Attorneys fees for Social Security Disability claims are set by statute. The Federal government and the Social Security Administration have declared that an attorney is entitled to the lesser of 25%, or a maximum of $6,000, of any retroactive benefit award. Therefore, an attorney can only collect a fee if the claimant is awarded benefits. In order for the attorney to collect at least 25%, the claimant must also be entitled to retroactive benefits, or “past-due” benefits. An attorney is NOT entitled to any of the claimant’s monthly benefit going forward.
Here are a few examples of how attorneys fees work in Social Security Disability cases. Fees in Supplemental Security Income cases work the same way.
John is awarded disability benefits and because his case took several months to adjudicate, he is entitled to $100,000.00 in retroactive benefits. 25% of that award is $25,000.00, however, because attorneys fees are capped at $6,000.00, John’s attorney is entitled to $6,000.00 of the retroactive award. (Note: $100,000.00 is an unusually high retroactive award and this number was used to show the example of attorneys fees not exceeding $6,000.00)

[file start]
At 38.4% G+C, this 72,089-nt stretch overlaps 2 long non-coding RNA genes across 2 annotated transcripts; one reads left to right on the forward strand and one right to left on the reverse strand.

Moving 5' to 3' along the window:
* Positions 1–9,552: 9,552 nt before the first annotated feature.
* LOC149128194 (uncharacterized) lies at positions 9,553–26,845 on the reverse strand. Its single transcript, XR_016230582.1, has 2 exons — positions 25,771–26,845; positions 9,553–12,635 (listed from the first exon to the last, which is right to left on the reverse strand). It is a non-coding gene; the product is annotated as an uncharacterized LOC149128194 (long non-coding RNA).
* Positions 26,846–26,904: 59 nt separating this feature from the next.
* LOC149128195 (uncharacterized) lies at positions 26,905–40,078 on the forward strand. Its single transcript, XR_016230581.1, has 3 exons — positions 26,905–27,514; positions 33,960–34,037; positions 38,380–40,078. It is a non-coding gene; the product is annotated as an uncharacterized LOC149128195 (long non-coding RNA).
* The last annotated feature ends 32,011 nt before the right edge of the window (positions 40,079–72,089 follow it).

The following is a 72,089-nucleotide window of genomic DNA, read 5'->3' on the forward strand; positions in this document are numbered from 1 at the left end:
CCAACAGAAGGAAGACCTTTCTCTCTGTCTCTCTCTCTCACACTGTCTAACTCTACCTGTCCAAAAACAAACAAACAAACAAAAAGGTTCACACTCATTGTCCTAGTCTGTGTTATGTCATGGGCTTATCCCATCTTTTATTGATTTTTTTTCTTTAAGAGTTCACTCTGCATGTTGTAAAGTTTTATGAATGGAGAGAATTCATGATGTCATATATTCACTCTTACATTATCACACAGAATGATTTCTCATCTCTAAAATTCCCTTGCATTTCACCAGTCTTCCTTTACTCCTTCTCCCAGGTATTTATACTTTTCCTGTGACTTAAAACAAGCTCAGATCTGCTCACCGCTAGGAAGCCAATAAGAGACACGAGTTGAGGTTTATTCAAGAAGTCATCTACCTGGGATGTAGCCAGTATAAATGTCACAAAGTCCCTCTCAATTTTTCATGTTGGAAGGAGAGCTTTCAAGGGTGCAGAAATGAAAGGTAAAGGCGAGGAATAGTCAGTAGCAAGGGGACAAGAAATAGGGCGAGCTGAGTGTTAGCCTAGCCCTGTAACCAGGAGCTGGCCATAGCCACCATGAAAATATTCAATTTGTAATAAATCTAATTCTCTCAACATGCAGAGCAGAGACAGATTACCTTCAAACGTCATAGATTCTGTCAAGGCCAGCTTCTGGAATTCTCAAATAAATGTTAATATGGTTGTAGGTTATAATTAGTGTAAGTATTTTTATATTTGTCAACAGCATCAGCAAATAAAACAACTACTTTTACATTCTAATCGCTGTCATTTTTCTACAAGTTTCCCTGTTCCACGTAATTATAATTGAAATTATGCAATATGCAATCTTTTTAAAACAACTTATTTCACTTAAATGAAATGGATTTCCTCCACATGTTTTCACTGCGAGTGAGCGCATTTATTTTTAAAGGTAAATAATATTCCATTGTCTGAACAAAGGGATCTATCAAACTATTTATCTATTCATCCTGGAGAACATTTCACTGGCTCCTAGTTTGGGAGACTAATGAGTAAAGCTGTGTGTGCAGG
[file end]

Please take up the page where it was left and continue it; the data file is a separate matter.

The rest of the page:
Mary is awarded disability benefits and entitled to $10,000.00 in retroactive benefits. 25% of this award is $2,500.00. Since this amount is less than $6,000.00, Mary’s attorney is entitled to an attorneys fee of $2,500.00.
Mike has a disability hearing and the Judge presiding over his case rules that Mike’s disability began 5 months ago, instead of 2 years ago, as Mike alleged in his claim. Because there is a 5 month grace peroid where Social Security does not pay the claimant the first 5 months, Mike’s disability award will only entitle him to monthly benefits going forward, not a retroactive benefit. Since there is no retroactive benefit, Mike’s attorney is not entitled to a fee.
Hiring an attorney will not cost you anything unless you win your case. And even if you win, the money that is paid to your attorney comes out of a cash award that you might not have won without the assistance of an attorney. Having your legal rights protected is crucial in the disability world.